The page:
From Chartier de Lotbinière
New York 27 Jany 1788
Immediately upon my return from Philadelphia I was seized with the tertian ague which was so violent in its first attacks that I still feel the effects of it—This has hitherto prevented me from giving you, by letter, some proof of my acknowledgements for the kind attention with which your Excellency honored me for the short time I was with you—But I should first have offered you the compliments of the season by wishing that you may have all the success & happiness which you deserve.1
You have already learnt, Sir, & with the same satisfaction that I have, that his Britanic Majesty has been obliged to restrain (I judge for near a year & perhaps more) the resentment which he has felt against his most Christian Majesty ever since your independence, by the firm & manly answer which the Archbishop of Toulouse ordered to be given to his minister by the Ct de Mountmorin to the artful & impudent requisition made on the part of his master.
You see at the same time, into the conduct of our good King whom the safety of the United Provences had equally engaged, & how happy they were, amidst all the furious & violent measures which were taken against them, to have an ally so exact & generous as he is. & what flatters me more than anything else in the event of this business is, that it has given time to your States to unite themselves firmly under the wise Constitution which you have presented to them: And by speaking you would find him ready to disengage you very quickly by some severe examples of those troops of Spies scattered about here by half dozens upon the arrival of every British Packet, whose sole occupation is to foment divisions & spread confusion—and give an account of the success to their chief in their Country—who are, in my opinion the only enemies whom you have to fear, & whom you may no longer dread when you have arranged yourselves under a constitution sufficiently energetic.
I have with me here at present, a young man of 13 years & two months old of the same name & family as myself but of the Branch of Allainville seperated from our’s about three centuries ago who is deficient neither in information nor abilities suitable to his birth. I will not hide it from your Excellency, that seeing my only son without Children & without a prospect of having any by his present wife, my views are to perpetuate my branch (which is the oldest in France) by his means, in case my only son of our branch dies without issue; and my design is, in the first place, to fix this young shoot in your States. I placed him, soon after my arrival here at an Acadamy at Flat Bush on Long Island, chiefly with a view for him to learn English & to be instructed in writing—He has begun his studies & speaks English well enough to enter into common conversation. When I find him properly formed, I shall have the honor to offer him to you (that you may, if you have occasion, make him one of your aid de Camps, as his ruling passion is military) and I will venture to foretell that he will not be long with you before he will merit the honor of your protection, and under a master such as you, sir, he will soon display a sufficiency of genius to render him remarkable.2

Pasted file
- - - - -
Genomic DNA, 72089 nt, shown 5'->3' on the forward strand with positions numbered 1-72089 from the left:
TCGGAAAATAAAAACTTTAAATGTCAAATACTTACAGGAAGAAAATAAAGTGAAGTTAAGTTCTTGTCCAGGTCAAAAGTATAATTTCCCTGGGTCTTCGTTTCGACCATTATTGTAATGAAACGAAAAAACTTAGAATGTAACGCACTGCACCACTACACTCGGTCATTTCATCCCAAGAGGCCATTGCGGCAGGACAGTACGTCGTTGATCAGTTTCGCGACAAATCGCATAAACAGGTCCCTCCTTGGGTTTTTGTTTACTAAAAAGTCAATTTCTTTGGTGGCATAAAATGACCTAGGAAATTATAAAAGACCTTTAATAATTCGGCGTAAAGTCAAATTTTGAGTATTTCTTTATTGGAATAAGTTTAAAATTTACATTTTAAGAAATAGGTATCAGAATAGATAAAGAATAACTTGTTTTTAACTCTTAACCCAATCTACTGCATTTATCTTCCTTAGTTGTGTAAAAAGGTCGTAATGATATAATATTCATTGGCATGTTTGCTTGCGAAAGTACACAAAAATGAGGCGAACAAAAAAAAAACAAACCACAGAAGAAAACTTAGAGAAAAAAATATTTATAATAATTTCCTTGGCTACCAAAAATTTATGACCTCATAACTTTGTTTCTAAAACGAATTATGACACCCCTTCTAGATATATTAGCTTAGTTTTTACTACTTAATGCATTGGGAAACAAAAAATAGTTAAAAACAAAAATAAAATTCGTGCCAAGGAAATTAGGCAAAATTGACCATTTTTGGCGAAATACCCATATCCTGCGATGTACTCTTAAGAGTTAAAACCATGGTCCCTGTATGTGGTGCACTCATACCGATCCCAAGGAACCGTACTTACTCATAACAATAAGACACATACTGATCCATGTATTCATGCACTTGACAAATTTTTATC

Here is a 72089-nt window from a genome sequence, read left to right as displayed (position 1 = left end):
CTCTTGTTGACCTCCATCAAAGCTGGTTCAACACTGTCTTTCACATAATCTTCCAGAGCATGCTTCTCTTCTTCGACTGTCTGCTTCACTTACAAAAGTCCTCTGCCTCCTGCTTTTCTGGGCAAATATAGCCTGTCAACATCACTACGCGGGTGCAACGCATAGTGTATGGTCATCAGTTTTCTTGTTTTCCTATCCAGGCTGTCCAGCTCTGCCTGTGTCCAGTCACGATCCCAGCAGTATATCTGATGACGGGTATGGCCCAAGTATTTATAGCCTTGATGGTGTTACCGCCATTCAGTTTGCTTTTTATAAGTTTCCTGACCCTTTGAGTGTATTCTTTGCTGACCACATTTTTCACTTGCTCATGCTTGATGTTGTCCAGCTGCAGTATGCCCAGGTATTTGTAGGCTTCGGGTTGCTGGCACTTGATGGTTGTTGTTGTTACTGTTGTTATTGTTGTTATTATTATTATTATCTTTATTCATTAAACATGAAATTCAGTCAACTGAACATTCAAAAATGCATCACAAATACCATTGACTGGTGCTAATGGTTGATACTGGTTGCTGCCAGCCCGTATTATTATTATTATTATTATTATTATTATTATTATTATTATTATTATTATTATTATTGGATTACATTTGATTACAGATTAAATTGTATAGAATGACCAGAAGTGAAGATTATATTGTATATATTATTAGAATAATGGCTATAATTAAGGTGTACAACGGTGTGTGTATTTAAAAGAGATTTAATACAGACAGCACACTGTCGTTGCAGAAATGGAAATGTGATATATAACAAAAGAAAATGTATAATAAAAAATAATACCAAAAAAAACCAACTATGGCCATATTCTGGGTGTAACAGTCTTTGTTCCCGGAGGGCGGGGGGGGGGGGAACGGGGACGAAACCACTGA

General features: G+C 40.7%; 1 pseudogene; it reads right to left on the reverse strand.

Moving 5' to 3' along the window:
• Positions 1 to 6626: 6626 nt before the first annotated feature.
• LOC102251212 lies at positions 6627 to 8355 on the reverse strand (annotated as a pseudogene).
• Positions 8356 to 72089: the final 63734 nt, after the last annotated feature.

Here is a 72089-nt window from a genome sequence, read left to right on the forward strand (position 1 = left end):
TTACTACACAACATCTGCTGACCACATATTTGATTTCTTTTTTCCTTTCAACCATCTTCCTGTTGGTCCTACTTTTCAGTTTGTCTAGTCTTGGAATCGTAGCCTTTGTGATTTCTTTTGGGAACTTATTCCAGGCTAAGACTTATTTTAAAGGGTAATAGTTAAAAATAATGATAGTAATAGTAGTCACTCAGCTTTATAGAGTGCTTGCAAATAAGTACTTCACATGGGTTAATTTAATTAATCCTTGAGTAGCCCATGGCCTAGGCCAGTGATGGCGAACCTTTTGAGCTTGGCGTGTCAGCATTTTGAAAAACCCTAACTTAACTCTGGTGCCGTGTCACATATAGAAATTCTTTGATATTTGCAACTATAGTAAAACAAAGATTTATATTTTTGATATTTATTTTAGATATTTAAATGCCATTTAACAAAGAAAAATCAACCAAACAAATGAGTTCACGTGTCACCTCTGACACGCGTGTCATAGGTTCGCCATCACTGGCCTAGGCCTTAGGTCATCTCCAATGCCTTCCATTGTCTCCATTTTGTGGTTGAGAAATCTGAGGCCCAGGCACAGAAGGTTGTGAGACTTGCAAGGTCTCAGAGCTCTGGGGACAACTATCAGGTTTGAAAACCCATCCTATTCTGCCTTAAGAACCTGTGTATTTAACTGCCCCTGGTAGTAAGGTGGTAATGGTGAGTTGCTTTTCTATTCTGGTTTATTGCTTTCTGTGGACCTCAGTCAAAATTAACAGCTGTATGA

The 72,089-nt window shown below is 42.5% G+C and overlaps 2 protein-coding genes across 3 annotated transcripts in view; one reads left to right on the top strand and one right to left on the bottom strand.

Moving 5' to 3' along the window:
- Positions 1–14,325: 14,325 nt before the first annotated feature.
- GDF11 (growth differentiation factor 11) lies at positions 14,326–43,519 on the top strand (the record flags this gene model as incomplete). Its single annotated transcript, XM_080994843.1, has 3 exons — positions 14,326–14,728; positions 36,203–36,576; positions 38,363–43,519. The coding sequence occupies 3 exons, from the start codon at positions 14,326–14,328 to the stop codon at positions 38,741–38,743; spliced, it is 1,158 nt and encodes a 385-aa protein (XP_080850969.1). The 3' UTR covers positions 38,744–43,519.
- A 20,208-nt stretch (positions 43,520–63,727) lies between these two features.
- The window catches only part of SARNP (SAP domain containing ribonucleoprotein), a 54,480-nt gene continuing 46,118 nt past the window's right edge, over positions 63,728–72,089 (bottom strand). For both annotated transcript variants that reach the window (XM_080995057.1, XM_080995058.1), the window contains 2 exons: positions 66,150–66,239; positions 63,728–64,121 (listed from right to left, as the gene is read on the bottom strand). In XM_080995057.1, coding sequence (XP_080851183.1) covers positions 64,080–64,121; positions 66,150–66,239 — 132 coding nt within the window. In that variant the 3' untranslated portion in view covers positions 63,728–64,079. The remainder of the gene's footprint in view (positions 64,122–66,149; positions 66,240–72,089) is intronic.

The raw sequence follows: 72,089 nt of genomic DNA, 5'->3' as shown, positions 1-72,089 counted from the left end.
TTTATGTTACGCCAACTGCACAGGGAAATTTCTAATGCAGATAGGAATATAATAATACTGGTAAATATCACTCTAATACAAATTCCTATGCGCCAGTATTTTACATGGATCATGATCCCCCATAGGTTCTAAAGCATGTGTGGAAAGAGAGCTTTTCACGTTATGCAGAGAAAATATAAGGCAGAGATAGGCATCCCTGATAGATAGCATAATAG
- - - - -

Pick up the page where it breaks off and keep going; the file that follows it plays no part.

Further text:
Altho I have not yet had the honor to be known to Madam Washington, I dare flatter myself that you will not object to presenting my himble respects to her & with this sentiment joined to that of the most lively attachment, I have the honor to be Yr Excellency’s Most Hbe & Obedt Servt
le Mis de Chartier de Lottiniere
Translation, in the hand of Tobias Lear, DLC:GW; LS, DLC:GW.
2. GW replied on 22 Feb. from Mount Vernon: “Sir, I have been honored by the receipt of your letter of the 27th Ulto and am sorry to find, by it, that you have been so violently attacked by the tertian ague. I hope the bad effects of it are removed before this, and that you will not be afflicted by any returns of it.
”I am very happy to find that matters have been adjusted between the Courts of Versailles & London without coming to an open rupture; for notwithstanding the exploits that may be performed, or the eclat which may be acquired by military operations, yet the effects of war must be sincerely regreted by every humane & feeling mind.
“I thank you, Sir, for your politness in offering me the services of the young Gentleman, your relation, who is at present with you, as my Aid de Camp; I have not the smallest doubt but his abilities & dispositions are such as would do him credit in any post, but, sir, I must decline the honor which you would do me, for, at the close of the war, I resigned my military employments & quitted publick life, I have, therefore, no occasion for the services of an Aid de Camp, and I hope that a continuance of peace in this Country will render them unnecessary at any future period. I have the Honor to be, sir, Yr most Obedt Hble Servt Go: Washington” (LS, in the hand of Tobias Lear, MHi:Jeremiah Colburn Papers; LB, DLC:GW).